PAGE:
Understanding Pulmonary Fibrosis

What is Pulmonary Fibrosis?

Pulmonary fibrosis is a disease marked by scarring of the tissue inside and between the air sacs in the lungs. When the scar forms, the tissue becomes stiff and thicker. This makes it harder for oxygen to pass through the walls of the air sac into the bloodstream. Once the lung tissue becomes scarred, the damage cannot be reversed.

Pulmonary fibrosis is one of a family of related diseases called interstitial lung diseases. All of these diseases can result in lung scarring.

How Serious is Pulmonary Fibrosis?

About 140,000 Americans have been diagnosed with pulmonary fibrosis. It is most likely to affect people ages 50 to 75.

Pulmonary fibrosis can develop slowly or quickly. In some people, the disease stays the same for years. Usually, a person's breathing symptoms become worse over time. A person with pulmonary fibrosis eventually may be short of breath even at rest.

There is no cure. Many people with the disease live only about three to five years after diagnosis.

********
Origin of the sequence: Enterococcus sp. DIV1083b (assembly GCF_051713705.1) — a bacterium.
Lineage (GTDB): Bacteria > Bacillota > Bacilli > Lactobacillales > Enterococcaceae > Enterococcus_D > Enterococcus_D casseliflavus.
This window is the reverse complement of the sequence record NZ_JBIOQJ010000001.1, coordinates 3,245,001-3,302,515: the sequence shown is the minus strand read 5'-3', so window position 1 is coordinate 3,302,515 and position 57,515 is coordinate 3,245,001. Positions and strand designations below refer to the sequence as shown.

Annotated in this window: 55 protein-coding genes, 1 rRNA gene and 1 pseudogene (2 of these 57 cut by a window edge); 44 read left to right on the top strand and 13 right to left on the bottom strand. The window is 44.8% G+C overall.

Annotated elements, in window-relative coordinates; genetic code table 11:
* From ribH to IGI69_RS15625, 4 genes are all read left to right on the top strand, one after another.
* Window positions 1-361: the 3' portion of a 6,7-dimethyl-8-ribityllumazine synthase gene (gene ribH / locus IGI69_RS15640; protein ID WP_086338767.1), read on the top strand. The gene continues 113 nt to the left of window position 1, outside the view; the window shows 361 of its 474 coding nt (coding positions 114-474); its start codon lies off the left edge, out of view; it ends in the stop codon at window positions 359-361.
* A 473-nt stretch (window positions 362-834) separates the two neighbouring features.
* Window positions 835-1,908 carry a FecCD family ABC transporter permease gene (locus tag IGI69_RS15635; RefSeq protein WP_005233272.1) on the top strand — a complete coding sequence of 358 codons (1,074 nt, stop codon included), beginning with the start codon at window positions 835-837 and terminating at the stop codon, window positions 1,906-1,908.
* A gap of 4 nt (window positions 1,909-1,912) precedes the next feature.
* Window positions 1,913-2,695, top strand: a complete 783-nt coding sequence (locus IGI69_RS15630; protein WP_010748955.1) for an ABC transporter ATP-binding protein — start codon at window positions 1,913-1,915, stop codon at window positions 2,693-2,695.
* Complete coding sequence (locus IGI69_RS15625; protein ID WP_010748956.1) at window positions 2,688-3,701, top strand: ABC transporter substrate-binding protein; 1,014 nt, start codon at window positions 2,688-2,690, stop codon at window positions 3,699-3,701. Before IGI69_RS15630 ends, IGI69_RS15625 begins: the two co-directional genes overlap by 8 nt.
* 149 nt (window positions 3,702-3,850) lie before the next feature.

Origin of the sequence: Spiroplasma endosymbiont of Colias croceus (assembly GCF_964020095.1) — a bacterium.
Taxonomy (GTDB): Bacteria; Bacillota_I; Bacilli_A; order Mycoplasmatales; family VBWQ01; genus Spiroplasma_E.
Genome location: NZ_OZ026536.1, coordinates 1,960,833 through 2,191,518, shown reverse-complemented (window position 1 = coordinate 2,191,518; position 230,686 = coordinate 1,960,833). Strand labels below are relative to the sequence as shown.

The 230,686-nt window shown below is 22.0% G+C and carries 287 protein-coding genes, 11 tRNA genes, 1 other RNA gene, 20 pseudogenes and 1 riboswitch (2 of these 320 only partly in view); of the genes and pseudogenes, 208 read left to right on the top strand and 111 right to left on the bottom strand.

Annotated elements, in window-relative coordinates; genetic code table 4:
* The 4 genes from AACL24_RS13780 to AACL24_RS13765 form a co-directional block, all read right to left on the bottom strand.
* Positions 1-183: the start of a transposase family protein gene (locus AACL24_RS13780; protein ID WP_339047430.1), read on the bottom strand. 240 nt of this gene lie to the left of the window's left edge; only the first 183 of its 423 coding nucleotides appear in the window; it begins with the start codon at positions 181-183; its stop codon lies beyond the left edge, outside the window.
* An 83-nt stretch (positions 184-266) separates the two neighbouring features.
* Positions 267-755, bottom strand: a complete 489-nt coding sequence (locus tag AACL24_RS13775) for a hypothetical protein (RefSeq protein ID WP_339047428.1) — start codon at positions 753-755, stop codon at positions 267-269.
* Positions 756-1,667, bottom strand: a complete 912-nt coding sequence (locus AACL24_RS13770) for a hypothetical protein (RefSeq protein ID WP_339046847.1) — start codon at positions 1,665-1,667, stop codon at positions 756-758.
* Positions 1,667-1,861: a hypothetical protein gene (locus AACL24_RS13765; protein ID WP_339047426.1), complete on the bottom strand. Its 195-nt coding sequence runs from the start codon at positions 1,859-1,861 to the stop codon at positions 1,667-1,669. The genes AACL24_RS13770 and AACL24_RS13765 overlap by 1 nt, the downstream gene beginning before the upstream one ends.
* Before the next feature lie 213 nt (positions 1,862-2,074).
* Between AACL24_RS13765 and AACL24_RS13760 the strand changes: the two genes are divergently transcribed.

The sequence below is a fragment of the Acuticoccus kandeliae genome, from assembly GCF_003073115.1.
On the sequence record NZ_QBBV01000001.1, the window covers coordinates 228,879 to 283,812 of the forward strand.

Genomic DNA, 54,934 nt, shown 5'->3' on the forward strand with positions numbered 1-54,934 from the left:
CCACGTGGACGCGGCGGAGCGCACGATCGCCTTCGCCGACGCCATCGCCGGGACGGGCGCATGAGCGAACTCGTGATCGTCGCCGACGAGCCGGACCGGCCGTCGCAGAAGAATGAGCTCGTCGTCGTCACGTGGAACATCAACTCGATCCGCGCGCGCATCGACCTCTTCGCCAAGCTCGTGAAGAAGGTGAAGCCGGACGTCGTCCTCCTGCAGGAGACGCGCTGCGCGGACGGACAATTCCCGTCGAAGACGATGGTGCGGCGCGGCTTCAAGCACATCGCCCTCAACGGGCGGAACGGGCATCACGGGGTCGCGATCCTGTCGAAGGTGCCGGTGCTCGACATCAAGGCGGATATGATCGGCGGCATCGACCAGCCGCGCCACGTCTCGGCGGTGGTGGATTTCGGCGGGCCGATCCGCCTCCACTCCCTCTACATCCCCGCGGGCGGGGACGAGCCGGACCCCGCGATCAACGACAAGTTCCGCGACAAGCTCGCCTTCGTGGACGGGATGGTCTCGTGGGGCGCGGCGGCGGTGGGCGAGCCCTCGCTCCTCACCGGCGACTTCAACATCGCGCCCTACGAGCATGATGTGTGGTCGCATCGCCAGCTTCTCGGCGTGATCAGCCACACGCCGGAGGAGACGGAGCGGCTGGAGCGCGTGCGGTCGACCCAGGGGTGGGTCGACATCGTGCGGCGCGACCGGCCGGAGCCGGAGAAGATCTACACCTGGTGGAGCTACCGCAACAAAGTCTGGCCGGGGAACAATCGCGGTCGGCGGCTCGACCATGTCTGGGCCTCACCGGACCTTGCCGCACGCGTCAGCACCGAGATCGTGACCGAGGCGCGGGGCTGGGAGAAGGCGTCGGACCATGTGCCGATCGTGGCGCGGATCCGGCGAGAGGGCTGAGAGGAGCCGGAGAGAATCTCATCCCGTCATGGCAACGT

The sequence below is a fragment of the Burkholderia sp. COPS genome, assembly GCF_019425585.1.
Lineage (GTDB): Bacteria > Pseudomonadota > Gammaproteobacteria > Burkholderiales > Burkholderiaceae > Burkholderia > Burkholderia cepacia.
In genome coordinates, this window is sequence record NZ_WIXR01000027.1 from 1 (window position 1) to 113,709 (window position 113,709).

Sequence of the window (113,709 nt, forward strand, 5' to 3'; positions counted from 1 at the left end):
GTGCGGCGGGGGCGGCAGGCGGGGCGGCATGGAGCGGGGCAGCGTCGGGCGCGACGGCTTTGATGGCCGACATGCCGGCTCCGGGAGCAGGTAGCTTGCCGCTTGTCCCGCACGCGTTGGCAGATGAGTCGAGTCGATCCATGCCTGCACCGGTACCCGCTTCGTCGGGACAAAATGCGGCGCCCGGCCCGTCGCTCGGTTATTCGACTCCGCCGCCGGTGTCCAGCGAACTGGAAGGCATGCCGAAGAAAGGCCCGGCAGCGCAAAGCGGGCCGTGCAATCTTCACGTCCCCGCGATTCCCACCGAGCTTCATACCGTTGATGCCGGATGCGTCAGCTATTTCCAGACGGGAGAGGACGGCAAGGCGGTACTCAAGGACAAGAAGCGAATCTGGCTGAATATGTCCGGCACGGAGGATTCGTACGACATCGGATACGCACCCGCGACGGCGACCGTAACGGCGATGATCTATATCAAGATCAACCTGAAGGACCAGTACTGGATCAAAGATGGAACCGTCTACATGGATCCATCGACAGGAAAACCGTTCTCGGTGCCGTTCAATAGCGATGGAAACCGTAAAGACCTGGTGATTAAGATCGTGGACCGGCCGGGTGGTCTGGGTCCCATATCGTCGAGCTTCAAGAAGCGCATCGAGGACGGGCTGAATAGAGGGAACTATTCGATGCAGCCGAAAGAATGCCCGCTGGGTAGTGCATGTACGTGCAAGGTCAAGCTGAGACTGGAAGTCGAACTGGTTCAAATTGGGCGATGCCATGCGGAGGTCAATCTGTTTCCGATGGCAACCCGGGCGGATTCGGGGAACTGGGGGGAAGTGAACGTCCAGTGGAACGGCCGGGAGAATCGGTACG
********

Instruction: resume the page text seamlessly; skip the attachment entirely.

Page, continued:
Pulmonary fibrosis can lead to other medical problems, including collapsed lung, lung infections, blood clots in the lungs and lung cancer. As the disease gets worse, it can lead to respiratory failure, pulmonary hypertension and heart failure. A person with pulmonary fibrosis may need supplemental oxygen to help with breathing.

What Causes Pulmonary Fibrosis?

In most cases, there is no known cause for the disease. In these cases, it is called idiopathic pulmonary fibrosis or IPF.

Things that may increase the risk of pulmonary fibrosis include:

  • Cigarette smoking
  • Certain viral infections
  • Exposure to environmental pollutants, including silica and hard metal dusts, bacteria and animal proteins, and gases and fumes
  • The use of certain medicines
  • Genetics. Some families have at least two members who have pulmonary fibrosis.
  • Gastroesophageal reflux disease (GERD). GERD is a condition in which acid from your stomach backs up into your throat. Some people who have GERD may breathe in tiny drops of acid from their stomachs, which may injure the lungs.

Learn more about the symptoms, diagnosis and treatment of pulmonary fibrosis